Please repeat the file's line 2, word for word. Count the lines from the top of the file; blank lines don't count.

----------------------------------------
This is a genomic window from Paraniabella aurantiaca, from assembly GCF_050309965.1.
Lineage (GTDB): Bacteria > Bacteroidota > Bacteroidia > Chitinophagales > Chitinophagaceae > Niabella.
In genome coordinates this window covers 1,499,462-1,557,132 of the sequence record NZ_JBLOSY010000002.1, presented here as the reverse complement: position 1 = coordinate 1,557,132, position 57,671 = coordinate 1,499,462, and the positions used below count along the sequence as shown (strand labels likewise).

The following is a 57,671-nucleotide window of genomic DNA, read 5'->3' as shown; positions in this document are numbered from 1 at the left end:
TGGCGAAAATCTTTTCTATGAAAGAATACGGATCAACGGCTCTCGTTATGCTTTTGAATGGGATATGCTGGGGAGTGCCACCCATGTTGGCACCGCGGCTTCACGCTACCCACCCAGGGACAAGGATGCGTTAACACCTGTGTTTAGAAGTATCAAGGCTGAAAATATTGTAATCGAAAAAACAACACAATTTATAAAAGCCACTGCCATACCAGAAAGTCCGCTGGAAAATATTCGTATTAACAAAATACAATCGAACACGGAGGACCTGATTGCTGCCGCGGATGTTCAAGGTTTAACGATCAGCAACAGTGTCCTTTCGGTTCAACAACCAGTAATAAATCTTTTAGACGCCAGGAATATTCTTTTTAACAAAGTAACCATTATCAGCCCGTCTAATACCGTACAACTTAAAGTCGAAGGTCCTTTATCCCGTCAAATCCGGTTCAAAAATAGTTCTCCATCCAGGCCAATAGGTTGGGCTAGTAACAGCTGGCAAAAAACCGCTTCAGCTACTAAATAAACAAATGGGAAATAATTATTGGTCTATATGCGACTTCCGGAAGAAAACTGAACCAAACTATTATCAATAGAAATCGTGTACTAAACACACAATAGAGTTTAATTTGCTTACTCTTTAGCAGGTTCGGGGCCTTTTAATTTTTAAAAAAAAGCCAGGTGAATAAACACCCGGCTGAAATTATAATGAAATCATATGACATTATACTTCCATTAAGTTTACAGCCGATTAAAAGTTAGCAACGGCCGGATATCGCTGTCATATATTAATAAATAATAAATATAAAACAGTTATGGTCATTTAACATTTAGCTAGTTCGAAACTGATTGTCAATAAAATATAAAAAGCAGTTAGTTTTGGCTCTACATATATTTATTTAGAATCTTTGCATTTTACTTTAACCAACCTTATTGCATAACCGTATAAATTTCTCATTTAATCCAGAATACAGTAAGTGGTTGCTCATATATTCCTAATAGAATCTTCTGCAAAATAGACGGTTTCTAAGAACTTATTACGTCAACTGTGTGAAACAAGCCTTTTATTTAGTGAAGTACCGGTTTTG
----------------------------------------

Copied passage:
Lineage (GTDB): Bacteria > Bacteroidota > Bacteroidia > Chitinophagales > Chitinophagaceae > Niabella.